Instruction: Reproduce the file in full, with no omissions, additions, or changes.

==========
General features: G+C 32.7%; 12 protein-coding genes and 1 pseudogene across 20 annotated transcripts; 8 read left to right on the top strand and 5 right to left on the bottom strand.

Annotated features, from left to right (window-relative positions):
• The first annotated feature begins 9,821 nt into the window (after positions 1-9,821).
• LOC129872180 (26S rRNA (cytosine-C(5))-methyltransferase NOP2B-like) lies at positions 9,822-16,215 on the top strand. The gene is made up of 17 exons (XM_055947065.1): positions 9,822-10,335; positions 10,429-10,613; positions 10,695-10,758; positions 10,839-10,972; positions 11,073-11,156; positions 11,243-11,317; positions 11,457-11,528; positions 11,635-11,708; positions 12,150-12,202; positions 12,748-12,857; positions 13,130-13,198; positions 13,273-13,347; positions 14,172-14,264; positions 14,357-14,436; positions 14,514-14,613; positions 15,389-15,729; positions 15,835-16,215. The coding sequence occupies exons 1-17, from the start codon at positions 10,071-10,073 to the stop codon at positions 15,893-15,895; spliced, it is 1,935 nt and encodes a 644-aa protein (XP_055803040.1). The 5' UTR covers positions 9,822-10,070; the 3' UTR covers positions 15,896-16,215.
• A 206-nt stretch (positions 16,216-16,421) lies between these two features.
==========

General features: G+C 32.7%; 12 protein-coding genes and 1 pseudogene across 20 annotated transcripts; 8 read left to right on the top strand and 5 right to left on the bottom strand.

Annotated features, from left to right (window-relative positions):
• The first annotated feature begins 9,821 nt into the window (after positions 1-9,821).
• LOC129872180 (26S rRNA (cytosine-C(5))-methyltransferase NOP2B-like) lies at positions 9,822-16,215 on the top strand. The gene is made up of 17 exons (XM_055947065.1): positions 9,822-10,335; positions 10,429-10,613; positions 10,695-10,758; positions 10,839-10,972; positions 11,073-11,156; positions 11,243-11,317; positions 11,457-11,528; positions 11,635-11,708; positions 12,150-12,202; positions 12,748-12,857; positions 13,130-13,198; positions 13,273-13,347; positions 14,172-14,264; positions 14,357-14,436; positions 14,514-14,613; positions 15,389-15,729; positions 15,835-16,215. The coding sequence occupies exons 1-17, from the start codon at positions 10,071-10,073 to the stop codon at positions 15,893-15,895; spliced, it is 1,935 nt and encodes a 644-aa protein (XP_055803040.1). The 5' UTR covers positions 9,822-10,070; the 3' UTR covers positions 15,896-16,215.
• A 206-nt stretch (positions 16,216-16,421) lies between these two features.